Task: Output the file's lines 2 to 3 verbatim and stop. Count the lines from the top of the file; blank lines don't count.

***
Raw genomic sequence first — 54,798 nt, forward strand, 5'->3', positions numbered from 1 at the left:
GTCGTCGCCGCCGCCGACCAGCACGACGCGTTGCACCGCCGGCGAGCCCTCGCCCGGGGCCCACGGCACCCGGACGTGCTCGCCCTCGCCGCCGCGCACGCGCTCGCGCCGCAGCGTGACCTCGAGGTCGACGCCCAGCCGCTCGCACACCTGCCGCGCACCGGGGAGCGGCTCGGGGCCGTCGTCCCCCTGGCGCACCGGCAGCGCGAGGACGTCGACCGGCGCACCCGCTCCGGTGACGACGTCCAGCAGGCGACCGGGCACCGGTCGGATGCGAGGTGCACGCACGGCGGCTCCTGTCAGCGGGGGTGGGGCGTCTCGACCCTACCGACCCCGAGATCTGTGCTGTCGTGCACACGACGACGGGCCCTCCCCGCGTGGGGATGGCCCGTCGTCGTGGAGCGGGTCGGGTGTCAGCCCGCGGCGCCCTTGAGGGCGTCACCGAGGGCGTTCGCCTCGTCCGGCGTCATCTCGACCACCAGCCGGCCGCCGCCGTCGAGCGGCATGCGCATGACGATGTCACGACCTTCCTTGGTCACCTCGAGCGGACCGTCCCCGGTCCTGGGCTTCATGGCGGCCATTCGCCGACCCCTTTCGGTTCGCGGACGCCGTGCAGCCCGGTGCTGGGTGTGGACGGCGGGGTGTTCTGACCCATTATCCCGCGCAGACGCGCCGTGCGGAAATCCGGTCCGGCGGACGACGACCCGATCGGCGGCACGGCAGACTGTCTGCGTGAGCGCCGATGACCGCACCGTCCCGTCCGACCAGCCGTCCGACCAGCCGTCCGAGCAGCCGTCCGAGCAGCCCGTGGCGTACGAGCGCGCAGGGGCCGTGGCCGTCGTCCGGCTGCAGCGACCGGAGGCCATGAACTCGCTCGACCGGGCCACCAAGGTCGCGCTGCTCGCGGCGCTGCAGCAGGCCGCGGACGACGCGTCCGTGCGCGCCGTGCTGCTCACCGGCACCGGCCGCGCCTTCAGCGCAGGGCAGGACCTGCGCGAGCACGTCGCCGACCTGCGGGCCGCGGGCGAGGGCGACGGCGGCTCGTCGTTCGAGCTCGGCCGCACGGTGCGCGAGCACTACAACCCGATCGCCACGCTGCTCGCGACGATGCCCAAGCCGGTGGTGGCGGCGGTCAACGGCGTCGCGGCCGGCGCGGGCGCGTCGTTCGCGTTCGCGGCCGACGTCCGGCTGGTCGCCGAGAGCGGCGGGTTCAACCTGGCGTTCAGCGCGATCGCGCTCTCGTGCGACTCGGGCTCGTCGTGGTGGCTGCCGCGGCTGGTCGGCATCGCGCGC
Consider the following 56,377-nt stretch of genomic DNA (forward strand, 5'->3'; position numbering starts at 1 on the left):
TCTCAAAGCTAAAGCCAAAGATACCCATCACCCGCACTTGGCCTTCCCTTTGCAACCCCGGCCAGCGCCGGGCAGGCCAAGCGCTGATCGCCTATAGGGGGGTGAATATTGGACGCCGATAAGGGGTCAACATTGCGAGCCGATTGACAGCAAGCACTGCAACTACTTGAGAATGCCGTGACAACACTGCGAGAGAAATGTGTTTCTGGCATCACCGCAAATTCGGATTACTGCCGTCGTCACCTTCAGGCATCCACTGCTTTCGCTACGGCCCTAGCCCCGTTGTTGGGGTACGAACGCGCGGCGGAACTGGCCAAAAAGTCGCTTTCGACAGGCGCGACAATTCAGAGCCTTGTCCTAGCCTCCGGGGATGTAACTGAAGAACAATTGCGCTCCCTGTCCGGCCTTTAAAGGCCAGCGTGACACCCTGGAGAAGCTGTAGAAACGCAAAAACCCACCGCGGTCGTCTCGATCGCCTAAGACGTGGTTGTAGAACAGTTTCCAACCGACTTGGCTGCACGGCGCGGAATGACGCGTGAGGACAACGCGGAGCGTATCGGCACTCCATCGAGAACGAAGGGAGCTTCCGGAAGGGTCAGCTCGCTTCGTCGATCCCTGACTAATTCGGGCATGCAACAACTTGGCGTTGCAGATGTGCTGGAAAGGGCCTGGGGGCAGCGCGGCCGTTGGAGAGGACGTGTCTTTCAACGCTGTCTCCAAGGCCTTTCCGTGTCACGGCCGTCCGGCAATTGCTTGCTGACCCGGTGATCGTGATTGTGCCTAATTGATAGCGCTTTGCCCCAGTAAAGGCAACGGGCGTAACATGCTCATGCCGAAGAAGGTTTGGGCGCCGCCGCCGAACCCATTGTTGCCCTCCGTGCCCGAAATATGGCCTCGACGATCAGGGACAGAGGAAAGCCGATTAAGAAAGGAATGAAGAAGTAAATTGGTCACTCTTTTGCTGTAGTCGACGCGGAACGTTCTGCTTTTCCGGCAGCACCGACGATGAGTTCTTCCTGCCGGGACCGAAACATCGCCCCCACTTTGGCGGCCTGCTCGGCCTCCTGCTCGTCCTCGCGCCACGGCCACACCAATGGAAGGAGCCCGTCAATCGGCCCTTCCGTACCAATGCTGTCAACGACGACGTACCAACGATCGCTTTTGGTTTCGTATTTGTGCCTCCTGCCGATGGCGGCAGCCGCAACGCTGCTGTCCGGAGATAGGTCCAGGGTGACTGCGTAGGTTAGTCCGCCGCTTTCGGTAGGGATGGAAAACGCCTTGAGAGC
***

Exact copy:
GTCGTCGCCGCCGCCGACCAGCACGACGCGTTGCACCGCCGGCGAGCCCTCGCCCGGGGCCCACGGCACCCGGACGTGCTCGCCCTCGCCGCCGCGCACGCGCTCGCGCCGCAGCGTGACCTCGAGGTCGACGCCCAGCCGCTCGCACACCTGCCGCGCACCGGGGAGCGGCTCGGGGCCGTCGTCCCCCTGGCGCACCGGCAGCGCGAGGACGTCGACCGGCGCACCCGCTCCGGTGACGACGTCCAGCAGGCGACCGGGCACCGGTCGGATGCGAGGTGCACGCACGGCGGCTCCTGTCAGCGGGGGTGGGGCGTCTCGACCCTACCGACCCCGAGATCTGTGCTGTCGTGCACACGACGACGGGCCCTCCCCGCGTGGGGATGGCCCGTCGTCGTGGAGCGGGTCGGGTGTCAGCCCGCGGCGCCCTTGAGGGCGTCACCGAGGGCGTTCGCCTCGTCCGGCGTCATCTCGACCACCAGCCGGCCGCCGCCGTCGAGCGGCATGCGCATGACGATGTCACGACCTTCCTTGGTCACCTCGAGCGGACCGTCCCCGGTCCTGGGCTTCATGGCGGCCATTCGCCGACCCCTTTCGGTTCGCGGACGCCGTGCAGCCCGGTGCTGGGTGTGGACGGCGGGGTGTTCTGACCCATTATCCCGCGCAGACGCGCCGTGCGGAAATCCGGTCCGGCGGACGACGACCCGATCGGCGGCACGGCAGACTGTCTGCGTGAGCGCCGATGACCGCACCGTCCCGTCCGACCAGCCGTCCGACCAGCCGTCCGAGCAGCCGTCCGAGCAGCCCGTGGCGTACGAGCGCGCAGGGGCCGTGGCCGTCGTCCGGCTGCAGCGACCGGAGGCCATGAACTCGCTCGACCGGGCCACCAAGGTCGCGCTGCTCGCGGCGCTGCAGCAGGCCGCGGACGACGCGTCCGTGCGCGCCGTGCTGCTCACCGGCACCGGCCGCGCCTTCAGCGCAGGGCAGGACCTGCGCGAGCACGTCGCCGACCTGCGGGCCGCGGGCGAGGGCGACGGCGGCTCGTCGTTCGAGCTCGGCCGCACGGTGCGCGAGCACTACAACCCGATCGCCACGCTGCTCGCGACGATGCCCAAGCCGGTGGTGGCGGCGGTCAACGGCGTCGCGGCCGGCGCGGGCGCGTCGTTCGCGTTCGCGGCCGACGTCCGGCTGGTCGCCGAGAGCGGCGGGTTCAACCTGGCGTTCAGCGCGATCGCGCTCTCGTGCGACTCGGGCTCGTCGTGGTGGCTGCCGCGGCTGGTCGGCATCGCGCGC
Consider the following 56,377-nt stretch of genomic DNA (forward strand, 5'->3'; position numbering starts at 1 on the left):